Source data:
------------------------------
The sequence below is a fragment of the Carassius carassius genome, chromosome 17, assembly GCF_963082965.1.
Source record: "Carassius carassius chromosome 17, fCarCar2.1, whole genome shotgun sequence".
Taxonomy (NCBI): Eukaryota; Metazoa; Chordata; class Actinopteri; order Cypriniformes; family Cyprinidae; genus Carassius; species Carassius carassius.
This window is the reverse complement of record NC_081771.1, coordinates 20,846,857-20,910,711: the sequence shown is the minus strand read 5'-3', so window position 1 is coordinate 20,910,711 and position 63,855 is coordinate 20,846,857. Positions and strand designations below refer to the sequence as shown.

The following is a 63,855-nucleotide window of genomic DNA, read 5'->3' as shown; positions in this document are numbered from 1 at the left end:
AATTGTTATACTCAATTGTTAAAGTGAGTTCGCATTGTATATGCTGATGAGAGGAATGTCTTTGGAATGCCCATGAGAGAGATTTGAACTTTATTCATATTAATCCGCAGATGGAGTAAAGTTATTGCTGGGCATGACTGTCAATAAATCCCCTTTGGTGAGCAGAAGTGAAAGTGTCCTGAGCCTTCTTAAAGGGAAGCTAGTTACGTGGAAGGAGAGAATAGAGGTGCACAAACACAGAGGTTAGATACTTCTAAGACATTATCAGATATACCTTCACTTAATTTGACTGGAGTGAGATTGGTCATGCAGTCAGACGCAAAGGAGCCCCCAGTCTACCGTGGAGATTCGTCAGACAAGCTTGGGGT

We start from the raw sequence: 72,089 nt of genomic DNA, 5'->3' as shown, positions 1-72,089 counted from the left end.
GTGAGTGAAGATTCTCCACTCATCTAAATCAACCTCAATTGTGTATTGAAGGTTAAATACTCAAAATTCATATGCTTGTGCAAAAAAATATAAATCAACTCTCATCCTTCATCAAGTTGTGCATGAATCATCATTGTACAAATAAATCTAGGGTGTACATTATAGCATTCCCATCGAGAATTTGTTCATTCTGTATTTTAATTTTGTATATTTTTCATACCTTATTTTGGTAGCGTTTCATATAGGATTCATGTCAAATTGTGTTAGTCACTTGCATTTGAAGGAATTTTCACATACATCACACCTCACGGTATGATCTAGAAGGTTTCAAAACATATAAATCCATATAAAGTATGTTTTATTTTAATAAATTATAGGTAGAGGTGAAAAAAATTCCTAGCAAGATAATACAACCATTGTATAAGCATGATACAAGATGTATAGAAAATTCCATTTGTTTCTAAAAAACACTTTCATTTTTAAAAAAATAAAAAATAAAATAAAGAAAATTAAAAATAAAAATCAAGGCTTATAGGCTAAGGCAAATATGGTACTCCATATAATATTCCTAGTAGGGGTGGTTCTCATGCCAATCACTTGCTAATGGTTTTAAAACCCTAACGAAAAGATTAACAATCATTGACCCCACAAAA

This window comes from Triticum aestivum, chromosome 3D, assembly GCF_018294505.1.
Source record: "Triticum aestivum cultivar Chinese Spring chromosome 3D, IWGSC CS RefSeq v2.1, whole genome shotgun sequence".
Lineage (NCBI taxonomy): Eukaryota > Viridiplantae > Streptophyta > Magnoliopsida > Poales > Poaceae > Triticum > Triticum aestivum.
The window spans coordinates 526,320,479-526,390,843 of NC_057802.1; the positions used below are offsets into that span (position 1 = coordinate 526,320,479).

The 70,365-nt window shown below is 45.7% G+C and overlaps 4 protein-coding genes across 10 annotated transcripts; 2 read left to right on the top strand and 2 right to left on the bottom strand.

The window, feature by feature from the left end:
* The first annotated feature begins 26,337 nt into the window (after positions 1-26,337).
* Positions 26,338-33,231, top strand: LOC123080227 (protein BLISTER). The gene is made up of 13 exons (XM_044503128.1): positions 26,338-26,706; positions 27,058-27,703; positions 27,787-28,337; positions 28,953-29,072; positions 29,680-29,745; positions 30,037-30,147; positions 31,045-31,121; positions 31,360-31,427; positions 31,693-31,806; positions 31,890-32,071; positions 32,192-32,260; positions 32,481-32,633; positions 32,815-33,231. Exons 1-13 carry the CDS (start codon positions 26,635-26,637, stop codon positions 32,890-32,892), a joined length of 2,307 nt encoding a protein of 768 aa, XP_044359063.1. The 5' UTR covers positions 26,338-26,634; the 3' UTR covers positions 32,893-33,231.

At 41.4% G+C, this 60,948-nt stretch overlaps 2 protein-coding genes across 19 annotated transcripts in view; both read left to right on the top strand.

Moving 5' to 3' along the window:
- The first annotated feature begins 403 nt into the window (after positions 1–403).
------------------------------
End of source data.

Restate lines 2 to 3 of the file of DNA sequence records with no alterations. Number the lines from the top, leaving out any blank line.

Source record: "Carassius carassius chromosome 17, fCarCar2.1, whole genome shotgun sequence".
Taxonomy (NCBI): Eukaryota; Metazoa; Chordata; class Actinopteri; order Cypriniformes; family Cyprinidae; genus Carassius; species Carassius carassius.